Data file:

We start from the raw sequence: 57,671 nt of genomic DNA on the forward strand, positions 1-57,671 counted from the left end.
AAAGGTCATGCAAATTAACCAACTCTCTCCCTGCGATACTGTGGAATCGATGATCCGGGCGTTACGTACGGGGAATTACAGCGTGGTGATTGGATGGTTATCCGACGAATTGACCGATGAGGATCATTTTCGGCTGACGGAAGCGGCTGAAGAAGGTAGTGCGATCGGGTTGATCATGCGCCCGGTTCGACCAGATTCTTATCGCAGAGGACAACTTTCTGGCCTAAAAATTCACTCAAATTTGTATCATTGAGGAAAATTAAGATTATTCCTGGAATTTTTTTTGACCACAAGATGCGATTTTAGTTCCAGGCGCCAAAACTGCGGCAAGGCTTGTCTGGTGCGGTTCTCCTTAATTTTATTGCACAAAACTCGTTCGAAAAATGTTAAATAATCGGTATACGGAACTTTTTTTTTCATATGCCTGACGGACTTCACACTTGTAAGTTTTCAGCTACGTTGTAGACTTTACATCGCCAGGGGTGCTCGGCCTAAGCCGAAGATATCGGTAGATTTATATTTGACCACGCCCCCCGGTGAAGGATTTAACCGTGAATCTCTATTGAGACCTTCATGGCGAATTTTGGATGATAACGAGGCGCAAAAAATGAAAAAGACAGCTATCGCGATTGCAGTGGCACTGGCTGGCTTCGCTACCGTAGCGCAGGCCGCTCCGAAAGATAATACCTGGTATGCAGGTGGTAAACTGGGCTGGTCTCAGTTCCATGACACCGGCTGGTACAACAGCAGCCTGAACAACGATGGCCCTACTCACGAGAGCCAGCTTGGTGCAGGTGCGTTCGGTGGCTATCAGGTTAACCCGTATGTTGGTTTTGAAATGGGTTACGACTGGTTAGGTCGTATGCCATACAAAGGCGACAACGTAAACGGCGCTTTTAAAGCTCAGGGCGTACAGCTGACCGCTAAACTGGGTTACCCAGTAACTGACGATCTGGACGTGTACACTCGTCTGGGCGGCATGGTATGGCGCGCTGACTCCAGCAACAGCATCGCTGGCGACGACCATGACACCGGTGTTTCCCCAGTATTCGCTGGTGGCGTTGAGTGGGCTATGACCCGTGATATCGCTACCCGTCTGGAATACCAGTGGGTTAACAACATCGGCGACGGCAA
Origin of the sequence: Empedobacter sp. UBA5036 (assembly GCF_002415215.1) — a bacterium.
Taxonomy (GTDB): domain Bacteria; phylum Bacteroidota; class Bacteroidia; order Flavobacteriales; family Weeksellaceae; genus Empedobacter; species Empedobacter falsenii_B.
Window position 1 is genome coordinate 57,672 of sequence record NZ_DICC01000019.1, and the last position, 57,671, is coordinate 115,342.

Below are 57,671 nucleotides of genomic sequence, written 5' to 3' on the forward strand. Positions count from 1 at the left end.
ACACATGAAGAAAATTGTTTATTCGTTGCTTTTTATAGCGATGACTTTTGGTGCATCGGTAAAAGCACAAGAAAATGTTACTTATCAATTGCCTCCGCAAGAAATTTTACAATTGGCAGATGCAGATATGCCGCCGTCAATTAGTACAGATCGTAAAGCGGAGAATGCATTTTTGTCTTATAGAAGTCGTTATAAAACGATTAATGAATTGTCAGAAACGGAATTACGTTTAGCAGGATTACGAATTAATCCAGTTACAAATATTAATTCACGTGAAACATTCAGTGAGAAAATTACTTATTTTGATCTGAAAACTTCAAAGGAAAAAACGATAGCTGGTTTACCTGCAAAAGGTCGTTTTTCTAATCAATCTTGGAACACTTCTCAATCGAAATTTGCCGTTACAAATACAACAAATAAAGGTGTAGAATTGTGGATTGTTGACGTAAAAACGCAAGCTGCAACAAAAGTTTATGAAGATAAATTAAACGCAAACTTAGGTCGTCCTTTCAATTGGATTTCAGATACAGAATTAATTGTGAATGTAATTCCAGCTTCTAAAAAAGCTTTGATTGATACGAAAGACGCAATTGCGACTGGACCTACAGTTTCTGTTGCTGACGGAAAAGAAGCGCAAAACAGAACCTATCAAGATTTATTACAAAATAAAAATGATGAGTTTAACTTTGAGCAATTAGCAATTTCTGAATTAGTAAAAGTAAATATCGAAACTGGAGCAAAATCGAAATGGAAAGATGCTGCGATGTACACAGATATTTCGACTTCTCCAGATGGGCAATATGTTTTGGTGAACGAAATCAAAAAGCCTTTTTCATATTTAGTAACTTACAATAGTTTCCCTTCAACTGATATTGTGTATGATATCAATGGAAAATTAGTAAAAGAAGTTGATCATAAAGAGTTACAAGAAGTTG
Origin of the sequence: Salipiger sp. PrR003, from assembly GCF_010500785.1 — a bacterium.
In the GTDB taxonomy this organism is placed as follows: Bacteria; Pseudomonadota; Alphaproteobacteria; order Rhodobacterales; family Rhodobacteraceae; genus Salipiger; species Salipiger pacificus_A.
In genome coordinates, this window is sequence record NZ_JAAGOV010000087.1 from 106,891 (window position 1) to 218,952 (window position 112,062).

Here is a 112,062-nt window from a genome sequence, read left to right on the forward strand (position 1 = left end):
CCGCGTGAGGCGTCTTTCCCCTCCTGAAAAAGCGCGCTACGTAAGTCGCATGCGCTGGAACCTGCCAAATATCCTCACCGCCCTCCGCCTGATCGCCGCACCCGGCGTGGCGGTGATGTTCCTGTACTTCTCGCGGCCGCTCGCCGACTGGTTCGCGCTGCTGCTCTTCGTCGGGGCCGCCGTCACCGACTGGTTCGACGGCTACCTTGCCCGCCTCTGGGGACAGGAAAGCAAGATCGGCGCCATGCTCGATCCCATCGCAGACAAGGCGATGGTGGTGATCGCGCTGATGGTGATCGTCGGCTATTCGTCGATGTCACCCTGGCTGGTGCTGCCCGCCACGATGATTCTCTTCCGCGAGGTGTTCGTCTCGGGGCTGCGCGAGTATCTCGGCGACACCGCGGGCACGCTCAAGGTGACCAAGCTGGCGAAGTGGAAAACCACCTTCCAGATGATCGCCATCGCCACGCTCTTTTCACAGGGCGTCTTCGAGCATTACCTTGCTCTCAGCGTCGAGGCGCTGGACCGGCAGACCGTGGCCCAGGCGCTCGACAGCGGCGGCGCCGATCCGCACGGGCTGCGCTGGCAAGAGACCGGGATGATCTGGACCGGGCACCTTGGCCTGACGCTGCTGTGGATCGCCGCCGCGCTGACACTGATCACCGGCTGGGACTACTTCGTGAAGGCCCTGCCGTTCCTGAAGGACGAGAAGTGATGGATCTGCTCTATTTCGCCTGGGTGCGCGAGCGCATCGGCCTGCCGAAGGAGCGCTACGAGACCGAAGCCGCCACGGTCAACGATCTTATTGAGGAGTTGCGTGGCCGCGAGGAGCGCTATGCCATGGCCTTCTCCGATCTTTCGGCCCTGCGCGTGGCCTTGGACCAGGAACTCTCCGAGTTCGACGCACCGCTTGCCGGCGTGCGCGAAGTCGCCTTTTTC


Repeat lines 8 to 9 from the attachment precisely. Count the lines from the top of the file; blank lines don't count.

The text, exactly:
Origin of the sequence: Salipiger sp. PrR003, from assembly GCF_010500785.1 — a bacterium.
In the GTDB taxonomy this organism is placed as follows: Bacteria; Pseudomonadota; Alphaproteobacteria; order Rhodobacterales; family Rhodobacteraceae; genus Salipiger; species Salipiger pacificus_A.